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Building trust and relationships in Asia

Sebastien Hayoz

Asiaciti Trust

Sebastien Hayoz, Managing Director at Asiaciti Trust Singapore, speaks to Hubbis about how independent, family-owned firms can offer stability and continuity in an industry that is still evolving, and how the issue with transparency no longer lies in challenging it, but knowing where the flow of information is going, and who monitors it.

Sebastien Hayoz, Asiaciti Trust Singapore managing director, sees a trend towards increased consolidation on the part of financial management service providers, with regularly shifting landscapes in which many private wealth divisions of larger institutions are carved up and absorbed by different establishments “every three, five or 10 years, depending on the appetites of the directors and institutional investors in the companies to buy or sell those businesses.”

According to Hayoz, this can be both a good and a bad thing, “depending on where you sit”. That said, he believes that there are some clients who may be getting “a nnoyed and converned” with the rounds of acquisitions by the financial institutions with which they do business, and finding their asset portfolios under new management.

This is why Hayoz believes that companies like Asiaciti Trust Singapore still occupy a valuable niche in the industry for their ability to represent continuity and stability in an often unpredictable world. Established over 40 years ago, Asiaciti Trust Group remains 100 percent family-owned and managed. The company provides international trust structuring and corporate services as well as specialist fiduciary and administrative services to individuals, intermediaries and corporations.

Completely independent, family-owned

“We are completely independent, and are not linked or related to any other financial institution,” Hayoz says. “The fact that Asiaciti Trust Singapore ultimately remains family-owned demonstrates a genuine commitment to a long-term relationship with our clients. This prevents any pressure from shareholders in terms of generating revenues in the shortest term, or in the fastest ways possible.”

Does this really imply that private equity owned companies that have been bought, or who are in the process of consolidating, are acting in the own short term self-interests and not that of their clients?

“I am not saying it is a bad business model,” says Hayoz. “It is just a different business model. I am not here to opine on or to assess what others are doing. It very much depends on the client profile, their needs and wants. Larger firms are adapted to certain client profiles.”

“Our wealth management model is more adapted to the family-owned, entrepreneur’s business. This does not mean that we claim we have a better service or superior expertise; it is just different. It is dependent on what the client wants. Our being independent means that we can offer long term continuity, and stability.”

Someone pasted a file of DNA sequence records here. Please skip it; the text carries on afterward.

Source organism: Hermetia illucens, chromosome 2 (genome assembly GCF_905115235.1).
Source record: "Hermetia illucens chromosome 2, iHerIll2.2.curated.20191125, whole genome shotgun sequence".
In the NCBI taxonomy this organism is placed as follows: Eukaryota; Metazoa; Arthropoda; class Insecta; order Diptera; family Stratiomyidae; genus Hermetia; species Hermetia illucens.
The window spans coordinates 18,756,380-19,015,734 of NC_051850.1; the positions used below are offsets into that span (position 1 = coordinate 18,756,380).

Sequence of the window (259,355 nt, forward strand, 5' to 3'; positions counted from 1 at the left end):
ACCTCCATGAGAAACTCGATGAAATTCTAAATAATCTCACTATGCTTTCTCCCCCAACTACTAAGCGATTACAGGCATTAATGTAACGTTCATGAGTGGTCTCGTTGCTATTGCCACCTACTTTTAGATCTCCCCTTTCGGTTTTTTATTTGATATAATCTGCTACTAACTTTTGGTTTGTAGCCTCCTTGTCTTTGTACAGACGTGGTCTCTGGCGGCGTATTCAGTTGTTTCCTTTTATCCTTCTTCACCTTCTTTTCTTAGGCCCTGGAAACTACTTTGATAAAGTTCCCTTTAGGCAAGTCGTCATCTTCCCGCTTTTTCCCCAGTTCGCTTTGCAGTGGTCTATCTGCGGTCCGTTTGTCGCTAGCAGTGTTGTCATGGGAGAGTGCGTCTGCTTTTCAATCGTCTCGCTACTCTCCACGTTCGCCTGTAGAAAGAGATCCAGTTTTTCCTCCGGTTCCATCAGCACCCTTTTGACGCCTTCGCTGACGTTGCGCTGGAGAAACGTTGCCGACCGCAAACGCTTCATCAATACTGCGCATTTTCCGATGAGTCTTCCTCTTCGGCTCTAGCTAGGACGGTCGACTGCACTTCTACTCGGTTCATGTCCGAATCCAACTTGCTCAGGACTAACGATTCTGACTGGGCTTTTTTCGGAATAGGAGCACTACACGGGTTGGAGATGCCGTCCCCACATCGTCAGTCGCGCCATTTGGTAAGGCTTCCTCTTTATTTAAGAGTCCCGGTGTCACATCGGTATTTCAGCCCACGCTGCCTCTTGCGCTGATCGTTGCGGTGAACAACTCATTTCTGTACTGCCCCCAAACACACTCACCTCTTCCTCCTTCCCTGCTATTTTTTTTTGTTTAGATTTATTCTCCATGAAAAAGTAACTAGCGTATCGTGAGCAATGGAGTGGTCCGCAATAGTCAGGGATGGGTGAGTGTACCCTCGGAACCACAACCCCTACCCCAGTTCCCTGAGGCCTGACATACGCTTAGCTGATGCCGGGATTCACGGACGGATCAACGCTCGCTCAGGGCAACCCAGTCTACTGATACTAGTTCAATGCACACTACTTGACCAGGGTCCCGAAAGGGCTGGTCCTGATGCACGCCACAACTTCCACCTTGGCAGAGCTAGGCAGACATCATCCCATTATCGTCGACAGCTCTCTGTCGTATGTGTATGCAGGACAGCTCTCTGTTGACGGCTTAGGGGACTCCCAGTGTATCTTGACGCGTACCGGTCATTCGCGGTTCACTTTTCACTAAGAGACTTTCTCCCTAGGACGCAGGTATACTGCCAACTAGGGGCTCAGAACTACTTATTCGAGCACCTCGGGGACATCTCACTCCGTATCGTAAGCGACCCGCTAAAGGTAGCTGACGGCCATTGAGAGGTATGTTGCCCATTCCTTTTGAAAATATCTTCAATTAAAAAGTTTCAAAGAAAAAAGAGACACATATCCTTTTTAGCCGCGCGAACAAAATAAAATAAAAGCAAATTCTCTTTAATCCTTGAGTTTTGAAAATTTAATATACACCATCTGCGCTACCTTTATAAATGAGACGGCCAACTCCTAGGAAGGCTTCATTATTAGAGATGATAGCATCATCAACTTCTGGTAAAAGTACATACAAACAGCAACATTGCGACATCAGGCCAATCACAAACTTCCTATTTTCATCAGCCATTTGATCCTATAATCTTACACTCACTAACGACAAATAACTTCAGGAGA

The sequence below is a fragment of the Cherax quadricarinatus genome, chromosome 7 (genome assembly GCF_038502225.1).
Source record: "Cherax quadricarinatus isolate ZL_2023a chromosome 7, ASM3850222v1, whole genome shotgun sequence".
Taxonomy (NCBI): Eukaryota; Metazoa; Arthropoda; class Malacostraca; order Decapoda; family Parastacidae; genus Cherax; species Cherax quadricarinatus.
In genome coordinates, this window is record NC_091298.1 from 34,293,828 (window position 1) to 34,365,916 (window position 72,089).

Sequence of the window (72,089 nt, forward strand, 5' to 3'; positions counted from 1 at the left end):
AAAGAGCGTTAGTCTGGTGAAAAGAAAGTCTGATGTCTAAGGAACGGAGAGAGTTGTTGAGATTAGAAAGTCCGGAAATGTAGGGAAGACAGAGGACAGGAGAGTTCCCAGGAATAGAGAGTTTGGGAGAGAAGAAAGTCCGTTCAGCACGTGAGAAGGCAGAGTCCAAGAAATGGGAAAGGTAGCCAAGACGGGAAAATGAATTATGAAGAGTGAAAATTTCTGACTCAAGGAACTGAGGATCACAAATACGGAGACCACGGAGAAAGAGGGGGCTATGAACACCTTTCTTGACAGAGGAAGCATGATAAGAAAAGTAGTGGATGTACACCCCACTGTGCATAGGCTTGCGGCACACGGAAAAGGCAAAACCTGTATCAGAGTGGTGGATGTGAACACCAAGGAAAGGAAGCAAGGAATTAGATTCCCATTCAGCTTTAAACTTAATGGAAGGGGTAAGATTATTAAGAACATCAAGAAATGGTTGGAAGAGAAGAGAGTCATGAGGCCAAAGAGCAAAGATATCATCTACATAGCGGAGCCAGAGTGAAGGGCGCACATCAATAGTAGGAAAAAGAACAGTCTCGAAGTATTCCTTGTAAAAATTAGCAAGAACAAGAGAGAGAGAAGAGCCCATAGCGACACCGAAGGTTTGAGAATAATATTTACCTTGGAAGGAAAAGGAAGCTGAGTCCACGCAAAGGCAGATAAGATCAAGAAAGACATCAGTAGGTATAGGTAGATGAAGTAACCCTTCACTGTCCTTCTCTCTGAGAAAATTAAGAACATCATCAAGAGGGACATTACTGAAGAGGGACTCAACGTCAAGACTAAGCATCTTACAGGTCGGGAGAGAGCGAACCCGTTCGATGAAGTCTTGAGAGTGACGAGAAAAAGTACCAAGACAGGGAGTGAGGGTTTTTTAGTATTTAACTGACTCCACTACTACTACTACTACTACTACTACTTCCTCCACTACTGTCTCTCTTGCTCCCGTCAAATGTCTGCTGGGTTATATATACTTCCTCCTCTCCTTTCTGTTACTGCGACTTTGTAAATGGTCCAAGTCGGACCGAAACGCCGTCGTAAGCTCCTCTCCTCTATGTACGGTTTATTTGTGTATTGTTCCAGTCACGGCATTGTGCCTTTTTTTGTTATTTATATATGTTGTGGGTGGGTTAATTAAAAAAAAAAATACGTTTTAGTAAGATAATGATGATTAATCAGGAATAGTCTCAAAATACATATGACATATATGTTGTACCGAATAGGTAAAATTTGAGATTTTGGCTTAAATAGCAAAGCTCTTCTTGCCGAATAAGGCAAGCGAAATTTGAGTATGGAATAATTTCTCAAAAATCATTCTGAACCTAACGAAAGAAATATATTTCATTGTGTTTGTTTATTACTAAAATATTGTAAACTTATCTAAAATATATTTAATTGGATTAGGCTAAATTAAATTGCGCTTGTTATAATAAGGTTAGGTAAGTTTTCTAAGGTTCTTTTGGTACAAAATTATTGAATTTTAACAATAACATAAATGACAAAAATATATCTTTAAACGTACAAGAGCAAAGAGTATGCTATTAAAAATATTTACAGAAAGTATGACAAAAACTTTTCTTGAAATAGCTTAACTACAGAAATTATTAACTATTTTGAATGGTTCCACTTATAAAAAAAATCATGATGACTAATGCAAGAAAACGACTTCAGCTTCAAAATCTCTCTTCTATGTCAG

Control of information

Hayoz believes that one of the biggest challenges facing wealthy families in Asia may be the flow of information, and that in an increasingly transparent world, who has information, where the information goes and who receives this information is a key issue that applies to families in Asia as anywhere else in the world.

“There is no longer any point in challenging the need for transparency,” he says. “It’s here, whether in Asia or Europe or the U.S. The challenge is where is this information going, and who can monitor this flow of information.”

He adds that clients are getting used to recent new regulations surrounding transparency, despite early attempts to challenge this. Now, however, he says that there is a level of acceptance of wealth structures having to become more transparent, and that there will have to be “compromise on one or two things.”

“At Asiaciti Trust Singapore, we have a very high employee-to-client ratio. We have a dedicated, personalised service, where senior people not only carry out whatever needs to be done, but are also able to talk to the client in terms of sharing or consolidation of information, to give every comfort the client needs.”

Succession planning

According to Hayoz, after one or two generations of successful wealth building, high and ultra-high net worth clients in Asia are also now prioritising issues of succession planning. He observes that notwithstanding strong family ties in Asian families, there is often also a temptation to spend the wealth, “because this is Singapore, or Hong Kong; places where you can easily spend money very quickly.”

He says the challenge for these individuals lies in making sure that the businesses and wealth they have created will be protected and passed on to the right hands, and that it stays within the family to benefit successive generations.

Hayoz believes that the wealth management markets in Singapore and Hong Kong are mature, with established advisors and professionals in these cities who have worked in the industry for a number of years. “We see more and more business originating directly from Singapore now,” he says.

He adds that, because of a new generation of entrepreneurs in the region, he is also seeing clients who are “coming from everywhere” looking for the stability, credibility and reputation of Singapore. This includes but is not limited to the Philippines, Thailand, Vietnam and Indonesia. Hayoz believes that the appetite of these clients to begin properly structuring their wealth will create opportunities but also challenges for wealth management service providers in terms of adapting the advices, structuring and the business generally to the new international standards in each country within the region. Asiaciti Trust Group has been present and is active in the region for 40 years and has therefore a distinct advantage to assist.

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